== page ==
Ender's Jeesh discussion

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Children of the Mind

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message 1: by Kathleen (new)

Kathleen Dixon (kiwikathleen) I've just finished reading this (which I totally loved) and it brought back so much of the first three Ender books, all of which I read quite some years ago. I was scrolling through all the Reviews and isn't it fascinating how they range from 1 star to 5 stars?!

What I particularly loved in this book is the descriptions of the way Jane 'talks' with the Hive Queen and with the Mothertrees (and so on).


message 2: by Bob (new)

Bob | 9 comments Wow, this isn't a very popular thread. Too bad, very good books. I did like children of the mind, I read it way too quickly. I should probably try reading that one over again. I read all Orson Scott Card books too fast.


message 3: by Jacki (new)

Jacki (Tanaisy) | 1 comments I have the same problem, reading them to fast. I liked the Shadow series better than the Ender series. Personally, Speaker for the Dead was my favorite Ender book.




message 4: by Bob (new)

Bob | 9 comments Right, you can't get a whole lot out of the book when you read it in 2 days. I really need to go back and reread the whole series. I have read enders game it self like 3 times. Speaker for the dead was the first one I read. I was confused at first, but it stands as a novel on its own.


message 5: by RJ (new)

RJ (hawk5391yahoocom) I didn't really like Children of the Mind. I originally read Ender and Speaker way back when they came out, then I re-read them when Xenocide came out which (I thought) concluded the trilogy. When the fourth book came out I pledged to re-read the books but never got around to it until a little over a year ago when the Ender movie came out (I thought it was OK but my daughter loved it). I started reading the books again with the original Ender's Game and discovered I still loved the book even after years had gone by. Being older (and wiser?) this time I enjoyed Speaker more than my first time through, but still not as much as the original. I enjoyed Xenocide on my re-read more than my first time through, but I still think OSC gets too "talky" in this book, which also carries over to Children of the Mind.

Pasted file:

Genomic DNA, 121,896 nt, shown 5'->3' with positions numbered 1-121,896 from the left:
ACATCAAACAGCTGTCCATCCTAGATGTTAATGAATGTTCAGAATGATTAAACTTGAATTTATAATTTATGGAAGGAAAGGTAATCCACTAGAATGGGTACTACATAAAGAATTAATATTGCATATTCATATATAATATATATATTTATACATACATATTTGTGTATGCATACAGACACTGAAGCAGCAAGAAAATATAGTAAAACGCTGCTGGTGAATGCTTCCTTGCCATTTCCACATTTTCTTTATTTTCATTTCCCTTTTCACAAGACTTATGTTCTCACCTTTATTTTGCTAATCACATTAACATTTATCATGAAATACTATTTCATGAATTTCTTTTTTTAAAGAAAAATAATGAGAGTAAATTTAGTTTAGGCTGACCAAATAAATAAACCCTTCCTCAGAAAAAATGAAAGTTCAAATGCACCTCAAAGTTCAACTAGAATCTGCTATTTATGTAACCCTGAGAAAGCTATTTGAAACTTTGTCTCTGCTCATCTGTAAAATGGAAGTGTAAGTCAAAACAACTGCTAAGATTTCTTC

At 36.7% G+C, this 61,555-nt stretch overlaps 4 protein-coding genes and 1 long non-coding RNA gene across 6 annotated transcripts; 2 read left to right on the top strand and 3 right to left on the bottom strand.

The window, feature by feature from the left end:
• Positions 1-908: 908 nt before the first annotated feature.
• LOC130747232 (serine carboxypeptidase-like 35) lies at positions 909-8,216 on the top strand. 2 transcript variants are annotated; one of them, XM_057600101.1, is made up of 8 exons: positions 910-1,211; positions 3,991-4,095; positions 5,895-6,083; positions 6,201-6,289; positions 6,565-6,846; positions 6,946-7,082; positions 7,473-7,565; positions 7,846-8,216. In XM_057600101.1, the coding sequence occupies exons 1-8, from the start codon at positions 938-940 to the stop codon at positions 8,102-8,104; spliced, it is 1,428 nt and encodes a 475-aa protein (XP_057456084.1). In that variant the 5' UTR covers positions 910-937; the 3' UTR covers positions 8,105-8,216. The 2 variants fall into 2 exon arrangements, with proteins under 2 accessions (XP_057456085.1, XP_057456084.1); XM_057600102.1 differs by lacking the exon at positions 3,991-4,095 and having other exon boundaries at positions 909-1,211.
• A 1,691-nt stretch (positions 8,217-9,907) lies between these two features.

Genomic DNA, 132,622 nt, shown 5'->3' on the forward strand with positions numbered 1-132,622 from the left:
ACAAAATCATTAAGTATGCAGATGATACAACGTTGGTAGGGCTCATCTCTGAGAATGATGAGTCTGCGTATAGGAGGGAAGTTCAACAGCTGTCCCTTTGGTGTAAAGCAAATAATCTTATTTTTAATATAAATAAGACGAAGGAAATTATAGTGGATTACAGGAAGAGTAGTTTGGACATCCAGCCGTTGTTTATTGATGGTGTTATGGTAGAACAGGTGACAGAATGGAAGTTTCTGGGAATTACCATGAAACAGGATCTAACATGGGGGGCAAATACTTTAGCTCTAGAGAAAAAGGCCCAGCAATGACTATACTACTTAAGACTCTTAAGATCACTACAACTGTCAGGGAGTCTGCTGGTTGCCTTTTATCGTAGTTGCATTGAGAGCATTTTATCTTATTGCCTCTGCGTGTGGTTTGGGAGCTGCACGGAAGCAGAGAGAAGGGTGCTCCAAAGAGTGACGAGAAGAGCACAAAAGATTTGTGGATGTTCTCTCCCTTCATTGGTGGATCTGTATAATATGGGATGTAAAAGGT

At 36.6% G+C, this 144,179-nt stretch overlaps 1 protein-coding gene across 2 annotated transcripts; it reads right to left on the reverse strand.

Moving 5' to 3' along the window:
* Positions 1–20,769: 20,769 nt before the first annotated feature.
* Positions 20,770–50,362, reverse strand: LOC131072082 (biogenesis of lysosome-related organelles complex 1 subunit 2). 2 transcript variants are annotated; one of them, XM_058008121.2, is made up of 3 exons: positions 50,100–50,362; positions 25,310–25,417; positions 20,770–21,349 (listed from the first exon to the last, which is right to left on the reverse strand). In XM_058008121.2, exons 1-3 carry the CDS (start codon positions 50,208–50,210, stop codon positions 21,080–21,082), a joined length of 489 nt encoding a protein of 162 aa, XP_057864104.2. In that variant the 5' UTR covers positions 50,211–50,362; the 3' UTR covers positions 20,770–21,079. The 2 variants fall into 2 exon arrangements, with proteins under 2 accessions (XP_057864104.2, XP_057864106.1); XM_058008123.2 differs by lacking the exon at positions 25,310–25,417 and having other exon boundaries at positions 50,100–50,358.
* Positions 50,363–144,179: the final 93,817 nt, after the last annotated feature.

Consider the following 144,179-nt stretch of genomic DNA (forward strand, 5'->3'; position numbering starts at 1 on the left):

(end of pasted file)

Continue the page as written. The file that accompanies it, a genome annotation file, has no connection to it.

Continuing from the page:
What I mean by "talky" (for lack of a better word) is that large portions of the book involve long stretches of dialogue in which characters talk about what's happened, what's currently happening, and what might happen in the future. There's very little action for large stretches, just a lot of talking that does very little to advance the story. One of the "rules" of creative writing is to show the action instead of telling about it, and I feel like OSC went through a stretch for several years where he completely ignored this "rule." OSC did the same thing in Alvin 4-5, which makes those books drag too, unfortunately.


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